One-third of Ryanair’s flights from Amsterdam’s Schiphol Airport will now be run off a 40% Sustainable Aviation Fuel (SAF) blend.

Ryanair partners with Neste

Ryanair announced a new partnership with SAF provider Neste today and has agreed to use a 40% SAF blend on some of their flights from Schiphol airport in Amsterdam. The fuel, produced from waste and residue raw materials, produces 60% less greenhouse gas emissions than conventional aviation fuel.

Neste SAF for Finnair plane
Neste has struck up deals with a number of major airlines. | © Neste

Neste is the world’s largest renewable diesel and sustainable producer of aviation fuel. In addition to Ryanair, they provide SAF for American Airlines, Alaska Airlines, and JetBlue Airways. Neste’s Vice president, Jonathan Wood, said in a statement:

“We’re excited to support Ryanair’s work towards its decarbonisation goals by supplying our Neste MY Sustainable Aviation Fuel. SAF is a key element in achieving aviation’s emission reduction goals.

Ryanair Director of Sustainability, Thomas Fowler, concurred, adding that the new partnership would aid Ryanair in reaching its 2050 emissions goals:

“We are delighted to announce this landmark deal with Neste, which will see Ryanair uplift this new 40% SAF blend. SAF is a cornerstone of our Pathway to Net Zero by 2050 decarbonisation strategy, and this new blend will power a third of Ryanair flights at Amsterdam Airport Schiphol while reducing greenhouse gas emissions by over 60%.

More airlines adopting SAF

In the wake of the Russian oil crisis, we’ve seen more airlines and governments making moves towards greener fuel choices. Jonathan Wood says:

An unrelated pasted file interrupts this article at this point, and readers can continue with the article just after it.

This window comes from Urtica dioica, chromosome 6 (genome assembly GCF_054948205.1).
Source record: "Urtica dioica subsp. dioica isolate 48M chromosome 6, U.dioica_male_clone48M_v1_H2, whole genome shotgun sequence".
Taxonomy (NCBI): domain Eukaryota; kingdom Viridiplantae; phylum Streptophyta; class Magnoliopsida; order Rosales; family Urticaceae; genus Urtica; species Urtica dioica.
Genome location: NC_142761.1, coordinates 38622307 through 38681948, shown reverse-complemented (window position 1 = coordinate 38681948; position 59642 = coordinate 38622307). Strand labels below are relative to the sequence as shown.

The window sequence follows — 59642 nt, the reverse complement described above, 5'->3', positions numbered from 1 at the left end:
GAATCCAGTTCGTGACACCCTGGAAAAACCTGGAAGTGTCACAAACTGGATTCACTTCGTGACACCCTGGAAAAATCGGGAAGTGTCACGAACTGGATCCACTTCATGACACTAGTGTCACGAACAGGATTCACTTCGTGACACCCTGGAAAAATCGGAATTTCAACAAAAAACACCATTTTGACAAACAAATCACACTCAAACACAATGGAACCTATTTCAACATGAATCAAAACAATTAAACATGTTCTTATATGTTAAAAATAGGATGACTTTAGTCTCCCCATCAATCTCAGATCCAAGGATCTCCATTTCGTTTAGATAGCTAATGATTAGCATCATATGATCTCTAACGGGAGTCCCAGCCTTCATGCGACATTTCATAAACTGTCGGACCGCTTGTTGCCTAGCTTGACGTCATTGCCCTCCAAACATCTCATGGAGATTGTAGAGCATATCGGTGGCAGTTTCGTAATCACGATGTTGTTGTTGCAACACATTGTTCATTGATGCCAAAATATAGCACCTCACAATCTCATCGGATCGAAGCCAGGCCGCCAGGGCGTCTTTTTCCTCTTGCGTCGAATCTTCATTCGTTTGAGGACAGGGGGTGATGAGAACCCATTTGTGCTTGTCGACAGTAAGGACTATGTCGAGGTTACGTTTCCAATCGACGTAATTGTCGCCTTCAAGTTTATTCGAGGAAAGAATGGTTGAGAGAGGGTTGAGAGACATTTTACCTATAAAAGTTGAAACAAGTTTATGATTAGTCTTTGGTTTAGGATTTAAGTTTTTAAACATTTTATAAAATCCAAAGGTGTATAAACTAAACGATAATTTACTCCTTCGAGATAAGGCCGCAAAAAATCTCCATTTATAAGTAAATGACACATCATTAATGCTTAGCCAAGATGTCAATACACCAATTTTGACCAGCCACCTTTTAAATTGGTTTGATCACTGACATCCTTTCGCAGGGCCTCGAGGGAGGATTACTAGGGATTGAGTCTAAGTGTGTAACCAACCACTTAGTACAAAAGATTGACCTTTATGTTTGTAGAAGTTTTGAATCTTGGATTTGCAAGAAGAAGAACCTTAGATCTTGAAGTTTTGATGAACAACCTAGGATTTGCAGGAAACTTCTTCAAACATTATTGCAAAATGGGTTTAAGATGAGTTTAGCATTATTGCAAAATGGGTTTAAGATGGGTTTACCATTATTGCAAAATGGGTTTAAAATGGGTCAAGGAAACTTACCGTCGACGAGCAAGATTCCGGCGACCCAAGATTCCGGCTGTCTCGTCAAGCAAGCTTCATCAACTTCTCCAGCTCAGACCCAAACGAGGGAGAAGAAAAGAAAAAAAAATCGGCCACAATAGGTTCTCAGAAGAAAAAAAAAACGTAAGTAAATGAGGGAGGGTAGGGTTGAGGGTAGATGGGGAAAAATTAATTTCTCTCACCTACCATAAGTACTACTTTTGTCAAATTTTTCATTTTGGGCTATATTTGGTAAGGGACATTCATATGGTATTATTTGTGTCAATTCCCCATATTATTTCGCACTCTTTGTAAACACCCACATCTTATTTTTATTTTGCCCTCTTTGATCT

“The aviation sector is now at a tipping point as demand increases, and policy proposals are on the table in the EU and UK to promote demand and supply of SAF.”

British Airways Ryanair SAF
BA has also announced they will be using a SAF blend on certain flights | © Biofuels International

Last month, British Airways announced they would start using sustainable jet fuel from American multinational Phillips 66, with the hope of running all their flights on a 10% blend by 2030. Ryanair has said they want to operate 12.5% of their flights on SAF by 2030 in an effort to one-up BA. Thomas Fowler says:

“As Europe’s largest airline, we have a responsibility to minimise our impact on the environment,”

In addition to adopting SAF, Ryanair has partnered with Trinity College Dublin to open the Ryanair Sustainable Aviation Research Centre and invested $22 billion in a new ‘gamechanger’ fleet, which is 16% more fuel and CO2 efficient, whilst providing 4% more seats.

What are your thoughts on Ryanair’s move towards sustainable fuel? Let us know in the comments below!

 

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